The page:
President George W Bush has authorised cuts in US troops levels in Iraq, Secretary of Defence Donald Rumsfeld said during a visit to the country.
Mr Rumsfeld came directly from Afghanistan
Speaking to troops in Falluja, Mr Rumsfeld did not specify a number but said the US force would be cut by two brigades - several thousand staff.
Further reductions will be considered "at some point in 2006", he said.
The move will take the number of US soldiers to below the 138,000 level, seen for most of this year.
Two army brigades scheduled for deployment to Iraq - one currently in Kansas state, the other in Kuwait - will no longer go.
A brigade is usually made up of 4,000-5,000 troops.
Mr Rumsfeld said US commanders would "continue to shift their focus to emphasise training and supporting the Iraqi security forces".
Mr Rumsfeld has previously said that an extra 20,000 troops sent to Iraq to improve security during recent elections would be withdrawn in January, to bring US force levels back to the 138,000 baseline.
Now Mr Rumsfeld says troop numbers will dip below that level.
"The adjustment being announced today is a recognition of the Iraqi people's progress in assuming added responsibility for their country," he said.
Mr Rumsfeld is due to meet Iraqi President Jalal Talabani on Friday, after staying overnight in Iraq for the first time since the fall of Saddam Hussein.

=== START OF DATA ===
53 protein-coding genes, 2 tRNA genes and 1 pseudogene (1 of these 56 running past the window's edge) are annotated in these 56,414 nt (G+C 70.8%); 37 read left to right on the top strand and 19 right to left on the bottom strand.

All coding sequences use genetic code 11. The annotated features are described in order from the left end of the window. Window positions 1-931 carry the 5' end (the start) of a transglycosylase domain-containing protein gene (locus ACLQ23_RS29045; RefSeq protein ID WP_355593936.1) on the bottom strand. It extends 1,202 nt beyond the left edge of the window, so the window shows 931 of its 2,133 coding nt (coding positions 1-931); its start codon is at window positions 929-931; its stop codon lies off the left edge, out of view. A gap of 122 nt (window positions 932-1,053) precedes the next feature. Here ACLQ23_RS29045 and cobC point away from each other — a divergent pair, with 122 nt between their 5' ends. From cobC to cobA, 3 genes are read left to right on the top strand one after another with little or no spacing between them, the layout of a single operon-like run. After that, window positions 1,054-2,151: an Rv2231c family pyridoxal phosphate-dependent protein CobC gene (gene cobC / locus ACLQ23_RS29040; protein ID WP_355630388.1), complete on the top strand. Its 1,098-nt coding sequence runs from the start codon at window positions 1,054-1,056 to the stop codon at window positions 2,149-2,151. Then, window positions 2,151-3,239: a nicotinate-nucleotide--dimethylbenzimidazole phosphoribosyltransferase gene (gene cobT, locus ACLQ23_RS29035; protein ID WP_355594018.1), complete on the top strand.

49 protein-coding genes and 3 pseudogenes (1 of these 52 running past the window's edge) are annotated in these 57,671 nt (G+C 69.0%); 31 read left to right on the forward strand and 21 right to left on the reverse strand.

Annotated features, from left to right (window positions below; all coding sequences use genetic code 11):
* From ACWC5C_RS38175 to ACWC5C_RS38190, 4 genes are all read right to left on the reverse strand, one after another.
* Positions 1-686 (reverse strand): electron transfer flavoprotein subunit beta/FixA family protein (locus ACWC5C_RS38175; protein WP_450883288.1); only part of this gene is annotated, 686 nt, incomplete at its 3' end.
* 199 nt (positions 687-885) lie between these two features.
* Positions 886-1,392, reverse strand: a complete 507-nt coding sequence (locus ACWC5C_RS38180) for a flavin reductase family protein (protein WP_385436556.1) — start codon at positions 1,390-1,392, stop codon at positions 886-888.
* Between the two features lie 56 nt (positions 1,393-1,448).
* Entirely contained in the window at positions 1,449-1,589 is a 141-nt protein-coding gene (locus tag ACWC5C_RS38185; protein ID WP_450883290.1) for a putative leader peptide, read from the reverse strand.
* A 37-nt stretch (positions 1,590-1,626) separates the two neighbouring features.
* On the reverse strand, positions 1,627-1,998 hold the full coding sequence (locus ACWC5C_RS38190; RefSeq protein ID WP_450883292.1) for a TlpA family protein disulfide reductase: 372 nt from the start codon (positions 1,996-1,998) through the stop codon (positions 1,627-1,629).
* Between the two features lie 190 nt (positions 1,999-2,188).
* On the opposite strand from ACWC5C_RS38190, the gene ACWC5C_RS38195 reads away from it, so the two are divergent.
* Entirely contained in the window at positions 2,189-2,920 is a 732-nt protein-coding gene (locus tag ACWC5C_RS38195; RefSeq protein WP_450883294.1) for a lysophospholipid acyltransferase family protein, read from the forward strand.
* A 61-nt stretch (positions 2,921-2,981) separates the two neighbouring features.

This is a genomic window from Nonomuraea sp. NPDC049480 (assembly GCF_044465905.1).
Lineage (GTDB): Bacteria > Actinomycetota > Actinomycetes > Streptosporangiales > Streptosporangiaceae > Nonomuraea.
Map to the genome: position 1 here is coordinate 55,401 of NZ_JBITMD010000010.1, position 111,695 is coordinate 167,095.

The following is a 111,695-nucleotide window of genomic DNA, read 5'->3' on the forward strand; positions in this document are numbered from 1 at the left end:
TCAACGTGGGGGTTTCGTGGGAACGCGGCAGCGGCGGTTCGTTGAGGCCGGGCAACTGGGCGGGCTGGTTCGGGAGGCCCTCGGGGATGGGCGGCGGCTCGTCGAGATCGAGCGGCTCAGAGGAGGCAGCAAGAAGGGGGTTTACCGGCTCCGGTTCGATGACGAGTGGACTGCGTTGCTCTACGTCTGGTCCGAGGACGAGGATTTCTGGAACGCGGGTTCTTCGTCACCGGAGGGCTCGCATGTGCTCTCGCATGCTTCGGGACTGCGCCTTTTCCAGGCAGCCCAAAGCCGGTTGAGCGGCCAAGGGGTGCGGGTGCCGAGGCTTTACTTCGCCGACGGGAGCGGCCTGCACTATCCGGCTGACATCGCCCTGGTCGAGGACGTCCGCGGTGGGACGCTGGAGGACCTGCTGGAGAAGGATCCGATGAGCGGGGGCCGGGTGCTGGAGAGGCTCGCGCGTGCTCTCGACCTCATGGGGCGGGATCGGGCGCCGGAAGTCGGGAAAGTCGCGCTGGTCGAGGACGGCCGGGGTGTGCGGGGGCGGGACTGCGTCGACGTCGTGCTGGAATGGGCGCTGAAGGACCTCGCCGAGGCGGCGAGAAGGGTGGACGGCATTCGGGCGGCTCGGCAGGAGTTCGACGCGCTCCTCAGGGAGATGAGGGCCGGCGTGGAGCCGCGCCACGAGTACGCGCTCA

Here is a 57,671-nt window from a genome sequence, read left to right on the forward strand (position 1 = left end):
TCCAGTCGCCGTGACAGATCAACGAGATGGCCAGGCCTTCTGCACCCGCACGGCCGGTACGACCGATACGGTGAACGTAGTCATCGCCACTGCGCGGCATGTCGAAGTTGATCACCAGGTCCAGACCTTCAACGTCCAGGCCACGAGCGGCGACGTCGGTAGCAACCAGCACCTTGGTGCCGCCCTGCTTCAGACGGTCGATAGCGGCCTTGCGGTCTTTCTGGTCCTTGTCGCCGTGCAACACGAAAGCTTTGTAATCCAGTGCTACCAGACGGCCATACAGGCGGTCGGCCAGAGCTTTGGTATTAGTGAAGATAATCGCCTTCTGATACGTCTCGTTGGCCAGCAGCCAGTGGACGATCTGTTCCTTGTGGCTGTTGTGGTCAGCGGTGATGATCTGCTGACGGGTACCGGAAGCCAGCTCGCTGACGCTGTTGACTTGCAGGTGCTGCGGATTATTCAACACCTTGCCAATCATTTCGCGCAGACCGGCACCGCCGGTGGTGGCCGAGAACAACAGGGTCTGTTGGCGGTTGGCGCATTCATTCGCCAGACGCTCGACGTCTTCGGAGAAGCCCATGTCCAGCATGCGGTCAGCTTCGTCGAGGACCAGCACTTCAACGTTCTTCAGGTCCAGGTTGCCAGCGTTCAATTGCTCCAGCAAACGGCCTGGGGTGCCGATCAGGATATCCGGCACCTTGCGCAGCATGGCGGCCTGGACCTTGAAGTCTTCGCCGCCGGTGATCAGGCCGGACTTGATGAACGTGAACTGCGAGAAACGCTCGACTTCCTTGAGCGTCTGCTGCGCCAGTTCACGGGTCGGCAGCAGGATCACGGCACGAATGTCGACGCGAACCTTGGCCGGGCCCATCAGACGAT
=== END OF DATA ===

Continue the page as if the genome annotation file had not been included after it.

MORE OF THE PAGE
After his arrival in Iraq, Mr Rumsfeld said Iraq would need time to build a working democratic government following elections on 15 December.
"The Iraqi people who are involved in this process are relatively new to the political process. It will take some time, I suspect," he said.
"It is a big, big, enormous thing for them to try to accomplish in a relatively short period of time."
More than 2,100 US troops have been killed in Iraq since the end of the invasion in April 2003, while Iraqi deaths are put at more than 30,000.
President Bush has come under increasing pressure over the war. Polls suggest most Americans are unhappy with his handling of the conflict, and some lawmakers are questioning how long the troops should stay.